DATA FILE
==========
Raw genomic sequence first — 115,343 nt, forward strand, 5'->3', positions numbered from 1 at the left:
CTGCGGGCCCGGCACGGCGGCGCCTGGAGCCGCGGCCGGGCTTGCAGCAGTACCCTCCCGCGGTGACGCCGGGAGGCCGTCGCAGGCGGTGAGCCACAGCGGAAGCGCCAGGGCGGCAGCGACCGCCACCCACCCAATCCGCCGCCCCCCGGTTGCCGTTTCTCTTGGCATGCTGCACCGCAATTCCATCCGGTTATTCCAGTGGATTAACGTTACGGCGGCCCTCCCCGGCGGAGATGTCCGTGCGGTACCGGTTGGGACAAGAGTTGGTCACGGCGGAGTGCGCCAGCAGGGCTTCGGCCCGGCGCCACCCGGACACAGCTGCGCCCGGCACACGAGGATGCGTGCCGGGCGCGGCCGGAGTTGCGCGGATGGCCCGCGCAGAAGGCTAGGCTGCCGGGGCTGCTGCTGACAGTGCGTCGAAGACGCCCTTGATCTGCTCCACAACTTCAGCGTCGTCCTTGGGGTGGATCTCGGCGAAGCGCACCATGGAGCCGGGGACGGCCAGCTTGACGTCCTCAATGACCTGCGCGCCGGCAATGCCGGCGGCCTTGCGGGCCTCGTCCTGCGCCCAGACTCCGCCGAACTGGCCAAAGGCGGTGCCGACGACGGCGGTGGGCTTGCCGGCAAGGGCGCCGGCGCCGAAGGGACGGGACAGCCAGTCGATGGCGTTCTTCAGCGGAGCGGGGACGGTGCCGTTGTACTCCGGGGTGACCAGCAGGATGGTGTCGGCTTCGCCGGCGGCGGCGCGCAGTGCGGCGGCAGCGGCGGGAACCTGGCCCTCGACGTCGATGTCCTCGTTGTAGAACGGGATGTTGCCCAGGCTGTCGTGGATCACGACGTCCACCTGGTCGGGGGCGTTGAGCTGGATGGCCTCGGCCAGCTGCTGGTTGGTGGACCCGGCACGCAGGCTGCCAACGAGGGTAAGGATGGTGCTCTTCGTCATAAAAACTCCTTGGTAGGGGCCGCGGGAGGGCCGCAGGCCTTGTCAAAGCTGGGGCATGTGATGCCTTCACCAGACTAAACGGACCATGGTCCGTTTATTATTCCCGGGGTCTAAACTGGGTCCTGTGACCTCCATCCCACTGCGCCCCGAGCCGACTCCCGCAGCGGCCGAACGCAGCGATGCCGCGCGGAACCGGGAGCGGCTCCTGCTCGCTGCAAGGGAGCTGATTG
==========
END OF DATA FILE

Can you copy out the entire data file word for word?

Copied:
Raw genomic sequence first — 115,343 nt, forward strand, 5'->3', positions numbered from 1 at the left:
CTGCGGGCCCGGCACGGCGGCGCCTGGAGCCGCGGCCGGGCTTGCAGCAGTACCCTCCCGCGGTGACGCCGGGAGGCCGTCGCAGGCGGTGAGCCACAGCGGAAGCGCCAGGGCGGCAGCGACCGCCACCCACCCAATCCGCCGCCCCCCGGTTGCCGTTTCTCTTGGCATGCTGCACCGCAATTCCATCCGGTTATTCCAGTGGATTAACGTTACGGCGGCCCTCCCCGGCGGAGATGTCCGTGCGGTACCGGTTGGGACAAGAGTTGGTCACGGCGGAGTGCGCCAGCAGGGCTTCGGCCCGGCGCCACCCGGACACAGCTGCGCCCGGCACACGAGGATGCGTGCCGGGCGCGGCCGGAGTTGCGCGGATGGCCCGCGCAGAAGGCTAGGCTGCCGGGGCTGCTGCTGACAGTGCGTCGAAGACGCCCTTGATCTGCTCCACAACTTCAGCGTCGTCCTTGGGGTGGATCTCGGCGAAGCGCACCATGGAGCCGGGGACGGCCAGCTTGACGTCCTCAATGACCTGCGCGCCGGCAATGCCGGCGGCCTTGCGGGCCTCGTCCTGCGCCCAGACTCCGCCGAACTGGCCAAAGGCGGTGCCGACGACGGCGGTGGGCTTGCCGGCAAGGGCGCCGGCGCCGAAGGGACGGGACAGCCAGTCGATGGCGTTCTTCAGCGGAGCGGGGACGGTGCCGTTGTACTCCGGGGTGACCAGCAGGATGGTGTCGGCTTCGCCGGCGGCGGCGCGCAGTGCGGCGGCAGCGGCGGGAACCTGGCCCTCGACGTCGATGTCCTCGTTGTAGAACGGGATGTTGCCCAGGCTGTCGTGGATCACGACGTCCACCTGGTCGGGGGCGTTGAGCTGGATGGCCTCGGCCAGCTGCTGGTTGGTGGACCCGGCACGCAGGCTGCCAACGAGGGTAAGGATGGTGCTCTTCGTCATAAAAACTCCTTGGTAGGGGCCGCGGGAGGGCCGCAGGCCTTGTCAAAGCTGGGGCATGTGATGCCTTCACCAGACTAAACGGACCATGGTCCGTTTATTATTCCCGGGGTCTAAACTGGGTCCTGTGACCTCCATCCCACTGCGCCCCGAGCCGACTCCCGCAGCGGCCGAACGCAGCGATGCCGCGCGGAACCGGGAGCGGCTCCTGCTCGCTGCAAGGGAGCTGATTG